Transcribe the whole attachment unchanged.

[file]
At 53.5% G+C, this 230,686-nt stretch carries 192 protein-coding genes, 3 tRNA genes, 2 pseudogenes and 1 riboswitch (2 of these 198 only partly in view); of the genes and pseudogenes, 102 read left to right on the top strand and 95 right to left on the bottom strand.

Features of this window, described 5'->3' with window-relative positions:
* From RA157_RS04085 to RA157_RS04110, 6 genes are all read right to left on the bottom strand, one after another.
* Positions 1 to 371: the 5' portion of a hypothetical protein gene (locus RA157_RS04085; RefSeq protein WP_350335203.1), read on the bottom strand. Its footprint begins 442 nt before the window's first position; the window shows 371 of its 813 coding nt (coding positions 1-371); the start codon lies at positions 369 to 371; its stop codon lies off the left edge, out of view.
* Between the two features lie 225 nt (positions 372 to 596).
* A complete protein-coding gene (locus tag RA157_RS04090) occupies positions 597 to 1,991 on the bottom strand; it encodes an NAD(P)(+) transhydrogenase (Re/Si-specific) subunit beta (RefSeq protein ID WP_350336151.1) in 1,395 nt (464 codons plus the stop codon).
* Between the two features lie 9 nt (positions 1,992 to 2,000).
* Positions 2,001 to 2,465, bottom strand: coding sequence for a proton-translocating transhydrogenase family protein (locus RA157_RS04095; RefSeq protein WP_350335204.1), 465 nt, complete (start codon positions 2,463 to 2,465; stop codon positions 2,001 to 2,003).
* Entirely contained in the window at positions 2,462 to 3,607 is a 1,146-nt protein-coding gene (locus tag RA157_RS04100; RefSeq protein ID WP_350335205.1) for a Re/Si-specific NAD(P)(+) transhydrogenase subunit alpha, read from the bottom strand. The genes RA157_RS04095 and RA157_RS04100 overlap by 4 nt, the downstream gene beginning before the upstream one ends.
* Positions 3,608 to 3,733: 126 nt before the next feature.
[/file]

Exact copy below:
At 53.5% G+C, this 230,686-nt stretch carries 192 protein-coding genes, 3 tRNA genes, 2 pseudogenes and 1 riboswitch (2 of these 198 only partly in view); of the genes and pseudogenes, 102 read left to right on the top strand and 95 right to left on the bottom strand.

Features of this window, described 5'->3' with window-relative positions:
* From RA157_RS04085 to RA157_RS04110, 6 genes are all read right to left on the bottom strand, one after another.
* Positions 1 to 371: the 5' portion of a hypothetical protein gene (locus RA157_RS04085; RefSeq protein WP_350335203.1), read on the bottom strand. Its footprint begins 442 nt before the window's first position; the window shows 371 of its 813 coding nt (coding positions 1-371); the start codon lies at positions 369 to 371; its stop codon lies off the left edge, out of view.
* Between the two features lie 225 nt (positions 372 to 596).
* A complete protein-coding gene (locus tag RA157_RS04090) occupies positions 597 to 1,991 on the bottom strand; it encodes an NAD(P)(+) transhydrogenase (Re/Si-specific) subunit beta (RefSeq protein ID WP_350336151.1) in 1,395 nt (464 codons plus the stop codon).
* Between the two features lie 9 nt (positions 1,992 to 2,000).
* Positions 2,001 to 2,465, bottom strand: coding sequence for a proton-translocating transhydrogenase family protein (locus RA157_RS04095; RefSeq protein WP_350335204.1), 465 nt, complete (start codon positions 2,463 to 2,465; stop codon positions 2,001 to 2,003).
* Entirely contained in the window at positions 2,462 to 3,607 is a 1,146-nt protein-coding gene (locus tag RA157_RS04100; RefSeq protein ID WP_350335205.1) for a Re/Si-specific NAD(P)(+) transhydrogenase subunit alpha, read from the bottom strand. The genes RA157_RS04095 and RA157_RS04100 overlap by 4 nt, the downstream gene beginning before the upstream one ends.
* Positions 3,608 to 3,733: 126 nt before the next feature.